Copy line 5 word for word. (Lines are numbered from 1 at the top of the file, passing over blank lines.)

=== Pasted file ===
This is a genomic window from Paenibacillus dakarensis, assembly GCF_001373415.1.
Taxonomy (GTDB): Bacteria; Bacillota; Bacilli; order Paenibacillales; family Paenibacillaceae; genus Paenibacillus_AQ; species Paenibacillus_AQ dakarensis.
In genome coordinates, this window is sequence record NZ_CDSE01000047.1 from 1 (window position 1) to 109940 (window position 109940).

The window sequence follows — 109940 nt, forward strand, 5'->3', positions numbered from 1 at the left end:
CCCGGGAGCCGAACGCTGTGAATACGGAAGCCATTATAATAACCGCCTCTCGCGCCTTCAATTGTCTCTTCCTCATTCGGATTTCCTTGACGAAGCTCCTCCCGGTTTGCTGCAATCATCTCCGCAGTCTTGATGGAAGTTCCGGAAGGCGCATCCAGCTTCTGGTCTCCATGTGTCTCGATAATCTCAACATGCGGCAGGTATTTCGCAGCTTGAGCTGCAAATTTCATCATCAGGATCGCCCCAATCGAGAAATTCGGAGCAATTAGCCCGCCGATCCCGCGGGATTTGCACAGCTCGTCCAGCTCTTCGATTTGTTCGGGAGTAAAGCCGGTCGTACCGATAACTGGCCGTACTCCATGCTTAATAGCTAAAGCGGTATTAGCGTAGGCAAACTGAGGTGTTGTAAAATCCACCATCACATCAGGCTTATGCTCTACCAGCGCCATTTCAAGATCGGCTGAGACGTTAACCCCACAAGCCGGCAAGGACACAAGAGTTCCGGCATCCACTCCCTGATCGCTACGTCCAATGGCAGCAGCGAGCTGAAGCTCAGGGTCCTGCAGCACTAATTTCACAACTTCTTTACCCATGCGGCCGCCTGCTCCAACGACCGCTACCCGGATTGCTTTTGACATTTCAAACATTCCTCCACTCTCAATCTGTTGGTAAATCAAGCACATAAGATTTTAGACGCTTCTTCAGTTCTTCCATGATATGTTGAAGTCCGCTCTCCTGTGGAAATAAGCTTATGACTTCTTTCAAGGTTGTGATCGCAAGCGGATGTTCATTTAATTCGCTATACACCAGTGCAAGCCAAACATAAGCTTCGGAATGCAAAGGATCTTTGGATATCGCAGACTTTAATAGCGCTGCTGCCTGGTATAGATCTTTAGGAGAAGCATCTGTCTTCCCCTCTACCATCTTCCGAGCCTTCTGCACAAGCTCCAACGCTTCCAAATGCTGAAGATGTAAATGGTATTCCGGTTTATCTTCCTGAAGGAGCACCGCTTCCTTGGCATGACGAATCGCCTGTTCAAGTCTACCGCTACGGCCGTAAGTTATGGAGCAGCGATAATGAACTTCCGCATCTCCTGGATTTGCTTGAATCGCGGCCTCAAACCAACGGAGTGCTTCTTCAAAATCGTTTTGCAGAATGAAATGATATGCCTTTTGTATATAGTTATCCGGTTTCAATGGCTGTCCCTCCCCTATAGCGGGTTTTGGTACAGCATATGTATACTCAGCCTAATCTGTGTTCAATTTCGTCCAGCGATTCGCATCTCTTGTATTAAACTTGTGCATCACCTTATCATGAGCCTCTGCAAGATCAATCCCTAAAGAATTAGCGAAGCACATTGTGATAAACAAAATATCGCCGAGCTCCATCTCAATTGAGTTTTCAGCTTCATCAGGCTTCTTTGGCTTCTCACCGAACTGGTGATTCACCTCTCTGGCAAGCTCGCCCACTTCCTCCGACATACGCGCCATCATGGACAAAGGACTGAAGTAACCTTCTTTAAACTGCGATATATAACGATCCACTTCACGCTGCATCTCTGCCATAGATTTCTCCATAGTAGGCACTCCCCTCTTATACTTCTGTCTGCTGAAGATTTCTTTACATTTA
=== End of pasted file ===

CCCGGGAGCCGAACGCTGTGAATACGGAAGCCATTATAATAACCGCCTCTCGCGCCTTCAATTGTCTCTTCCTCATTCGGATTTCCTTGACGAAGCTCCTCCCGGTTTGCTGCAATCATCTCCGCAGTCTTGATGGAAGTTCCGGAAGGCGCATCCAGCTTCTGGTCTCCATGTGTCTCGATAATCTCAACATGCGGCAGGTATTTCGCAGCTTGAGCTGCAAATTTCATCATCAGGATCGCCCCAATCGAGAAATTCGGAGCAATTAGCCCGCCGATCCCGCGGGATTTGCACAGCTCGTCCAGCTCTTCGATTTGTTCGGGAGTAAAGCCGGTCGTACCGATAACTGGCCGTACTCCATGCTTAATAGCTAAAGCGGTATTAGCGTAGGCAAACTGAGGTGTTGTAAAATCCACCATCACATCAGGCTTATGCTCTACCAGCGCCATTTCAAGATCGGCTGAGACGTTAACCCCACAAGCCGGCAAGGACACAAGAGTTCCGGCATCCACTCCCTGATCGCTACGTCCAATGGCAGCAGCGAGCTGAAGCTCAGGGTCCTGCAGCACTAATTTCACAACTTCTTTACCCATGCGGCCGCCTGCTCCAACGACCGCTACCCGGATTGCTTTTGACATTTCAAACATTCCTCCACTCTCAATCTGTTGGTAAATCAAGCACATAAGATTTTAGACGCTTCTTCAGTTCTTCCATGATATGTTGAAGTCCGCTCTCCTGTGGAAATAAGCTTATGACTTCTTTCAAGGTTGTGATCGCAAGCGGATGTTCATTTAATTCGCTATACACCAGTGCAAGCCAAACATAAGCTTCGGAATGCAAAGGATCTTTGGATATCGCAGACTTTAATAGCGCTGCTGCCTGGTATAGATCTTTAGGAGAAGCATCTGTCTTCCCCTCTACCATCTTCCGAGCCTTCTGCACAAGCTCCAACGCTTCCAAATGCTGAAGATGTAAATGGTATTCCGGTTTATCTTCCTGAAGGAGCACCGCTTCCTTGGCATGACGAATCGCCTGTTCAAGTCTACCGCTACGGCCGTAAGTTATGGAGCAGCGATAATGAACTTCCGCATCTCCTGGATTTGCTTGAATCGCGGCCTCAAACCAACGGAGTGCTTCTTCAAAATCGTTTTGCAGAATGAAATGATATGCCTTTTGTATATAGTTATCCGGTTTCAATGGCTGTCCCTCCCCTATAGCGGGTTTTGGTACAGCATATGTATACTCAGCCTAATCTGTGTTCAATTTCGTCCAGCGATTCGCATCTCTTGTATTAAACTTGTGCATCACCTTATCATGAGCCTCTGCAAGATCAATCCCTAAAGAATTAGCGAAGCACATTGTGATAAACAAAATATCGCCGAGCTCCATCTCAATTGAGTTTTCAGCTTCATCAGGCTTCTTTGGCTTCTCACCGAACTGGTGATTCACCTCTCTGGCAAGCTCGCCCACTTCCTCCGACATACGCGCCATCATGGACAAAGGACTGAAGTAACCTTCTTTAAACTGCGATATATAACGATCCACTTCACGCTGCATCTCTGCCATAGATTTCTCCATAGTAGGCACTCCCCTCTTATACTTCTGTCTGCTGAAGATTTCTTTACATTTA